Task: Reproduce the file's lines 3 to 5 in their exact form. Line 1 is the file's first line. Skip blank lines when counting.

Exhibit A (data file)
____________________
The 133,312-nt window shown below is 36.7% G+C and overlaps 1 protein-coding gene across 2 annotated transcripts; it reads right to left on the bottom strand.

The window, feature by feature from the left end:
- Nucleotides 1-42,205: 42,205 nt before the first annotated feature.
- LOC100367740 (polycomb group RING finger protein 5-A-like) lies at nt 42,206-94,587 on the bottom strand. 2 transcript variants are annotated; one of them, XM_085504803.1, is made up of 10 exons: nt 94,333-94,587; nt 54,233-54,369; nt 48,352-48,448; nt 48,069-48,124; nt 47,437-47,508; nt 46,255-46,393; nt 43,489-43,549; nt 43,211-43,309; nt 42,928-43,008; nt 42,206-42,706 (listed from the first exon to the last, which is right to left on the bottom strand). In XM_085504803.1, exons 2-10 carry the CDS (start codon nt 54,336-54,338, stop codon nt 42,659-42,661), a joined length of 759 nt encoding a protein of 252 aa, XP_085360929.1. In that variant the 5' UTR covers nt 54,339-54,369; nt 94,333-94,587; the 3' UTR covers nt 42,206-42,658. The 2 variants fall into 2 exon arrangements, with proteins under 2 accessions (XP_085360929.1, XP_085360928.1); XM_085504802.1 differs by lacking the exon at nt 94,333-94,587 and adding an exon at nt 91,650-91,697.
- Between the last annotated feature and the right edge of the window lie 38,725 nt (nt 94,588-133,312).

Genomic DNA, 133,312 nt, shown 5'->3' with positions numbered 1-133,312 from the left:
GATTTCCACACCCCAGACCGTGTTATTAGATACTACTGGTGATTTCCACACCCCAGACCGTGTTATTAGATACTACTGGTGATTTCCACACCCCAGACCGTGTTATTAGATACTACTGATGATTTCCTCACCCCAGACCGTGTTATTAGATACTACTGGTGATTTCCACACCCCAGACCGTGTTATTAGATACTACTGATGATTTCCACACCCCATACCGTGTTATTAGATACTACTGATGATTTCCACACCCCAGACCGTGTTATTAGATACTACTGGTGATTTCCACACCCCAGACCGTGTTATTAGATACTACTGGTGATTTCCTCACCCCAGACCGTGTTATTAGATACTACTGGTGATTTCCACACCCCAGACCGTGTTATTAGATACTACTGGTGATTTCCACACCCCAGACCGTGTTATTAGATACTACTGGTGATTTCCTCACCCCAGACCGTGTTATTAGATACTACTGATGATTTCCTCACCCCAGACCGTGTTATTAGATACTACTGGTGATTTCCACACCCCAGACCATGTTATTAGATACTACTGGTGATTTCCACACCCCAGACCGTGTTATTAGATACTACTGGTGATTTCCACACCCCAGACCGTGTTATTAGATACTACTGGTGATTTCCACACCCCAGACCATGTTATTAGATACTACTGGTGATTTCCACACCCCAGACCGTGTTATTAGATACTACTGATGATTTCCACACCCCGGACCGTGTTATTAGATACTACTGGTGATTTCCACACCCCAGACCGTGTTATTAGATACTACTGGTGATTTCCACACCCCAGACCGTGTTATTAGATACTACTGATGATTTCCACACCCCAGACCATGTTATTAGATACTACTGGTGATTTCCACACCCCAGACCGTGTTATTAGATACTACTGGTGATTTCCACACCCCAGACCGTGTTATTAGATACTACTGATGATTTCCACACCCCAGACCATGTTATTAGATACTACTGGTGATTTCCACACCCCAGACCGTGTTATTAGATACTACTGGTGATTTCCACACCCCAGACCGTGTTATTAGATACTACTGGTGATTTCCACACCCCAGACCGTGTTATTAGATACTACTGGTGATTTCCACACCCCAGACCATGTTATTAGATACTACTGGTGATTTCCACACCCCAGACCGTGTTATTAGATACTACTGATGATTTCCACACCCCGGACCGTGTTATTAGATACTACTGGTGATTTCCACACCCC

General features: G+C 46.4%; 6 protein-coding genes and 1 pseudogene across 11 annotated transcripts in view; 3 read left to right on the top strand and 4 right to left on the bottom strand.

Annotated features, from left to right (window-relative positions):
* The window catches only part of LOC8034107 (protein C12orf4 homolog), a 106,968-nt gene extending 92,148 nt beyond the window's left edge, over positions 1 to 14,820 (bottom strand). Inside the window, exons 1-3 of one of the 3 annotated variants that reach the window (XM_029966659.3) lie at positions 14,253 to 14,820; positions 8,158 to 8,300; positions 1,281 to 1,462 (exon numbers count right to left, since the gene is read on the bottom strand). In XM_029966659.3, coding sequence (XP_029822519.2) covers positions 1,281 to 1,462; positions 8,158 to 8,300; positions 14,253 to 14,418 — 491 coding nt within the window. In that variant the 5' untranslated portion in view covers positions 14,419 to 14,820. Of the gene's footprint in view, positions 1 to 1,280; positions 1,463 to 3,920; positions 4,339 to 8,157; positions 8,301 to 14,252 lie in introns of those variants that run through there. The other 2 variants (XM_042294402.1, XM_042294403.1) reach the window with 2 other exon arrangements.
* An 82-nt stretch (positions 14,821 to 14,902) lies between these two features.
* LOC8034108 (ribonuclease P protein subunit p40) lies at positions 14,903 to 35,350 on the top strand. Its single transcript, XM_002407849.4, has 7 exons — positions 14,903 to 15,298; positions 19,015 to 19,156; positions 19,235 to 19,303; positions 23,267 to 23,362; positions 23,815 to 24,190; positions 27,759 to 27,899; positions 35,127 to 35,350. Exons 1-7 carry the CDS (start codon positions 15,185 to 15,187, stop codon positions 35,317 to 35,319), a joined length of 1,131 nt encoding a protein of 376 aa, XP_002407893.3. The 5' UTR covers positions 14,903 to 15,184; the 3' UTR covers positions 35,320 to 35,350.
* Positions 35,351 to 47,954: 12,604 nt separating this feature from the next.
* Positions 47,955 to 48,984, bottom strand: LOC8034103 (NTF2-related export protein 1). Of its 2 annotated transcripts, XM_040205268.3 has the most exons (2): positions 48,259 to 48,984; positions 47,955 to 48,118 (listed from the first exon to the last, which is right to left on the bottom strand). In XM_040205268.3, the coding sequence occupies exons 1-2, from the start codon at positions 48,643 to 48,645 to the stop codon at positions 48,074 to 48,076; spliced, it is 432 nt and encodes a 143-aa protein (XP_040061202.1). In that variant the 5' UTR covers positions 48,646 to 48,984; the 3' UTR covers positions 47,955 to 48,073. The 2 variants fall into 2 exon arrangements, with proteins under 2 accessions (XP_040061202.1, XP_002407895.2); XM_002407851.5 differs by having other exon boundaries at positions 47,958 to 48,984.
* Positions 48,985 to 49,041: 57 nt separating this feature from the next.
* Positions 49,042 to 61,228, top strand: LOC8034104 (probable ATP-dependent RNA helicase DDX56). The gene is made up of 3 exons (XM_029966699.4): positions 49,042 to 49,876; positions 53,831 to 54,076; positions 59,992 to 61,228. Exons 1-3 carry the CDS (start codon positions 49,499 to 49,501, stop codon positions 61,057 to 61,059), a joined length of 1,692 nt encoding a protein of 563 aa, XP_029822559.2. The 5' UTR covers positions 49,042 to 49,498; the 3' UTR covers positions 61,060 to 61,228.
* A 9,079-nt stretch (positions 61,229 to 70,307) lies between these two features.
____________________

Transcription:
- Nucleotides 1-42,205: 42,205 nt before the first annotated feature.
- LOC100367740 (polycomb group RING finger protein 5-A-like) lies at nt 42,206-94,587 on the bottom strand. 2 transcript variants are annotated; one of them, XM_085504803.1, is made up of 10 exons: nt 94,333-94,587; nt 54,233-54,369; nt 48,352-48,448; nt 48,069-48,124; nt 47,437-47,508; nt 46,255-46,393; nt 43,489-43,549; nt 43,211-43,309; nt 42,928-43,008; nt 42,206-42,706 (listed from the first exon to the last, which is right to left on the bottom strand). In XM_085504803.1, exons 2-10 carry the CDS (start codon nt 54,336-54,338, stop codon nt 42,659-42,661), a joined length of 759 nt encoding a protein of 252 aa, XP_085360929.1. In that variant the 5' UTR covers nt 54,339-54,369; nt 94,333-94,587; the 3' UTR covers nt 42,206-42,658. The 2 variants fall into 2 exon arrangements, with proteins under 2 accessions (XP_085360929.1, XP_085360928.1); XM_085504802.1 differs by lacking the exon at nt 94,333-94,587 and adding an exon at nt 91,650-91,697.
- Between the last annotated feature and the right edge of the window lie 38,725 nt (nt 94,588-133,312).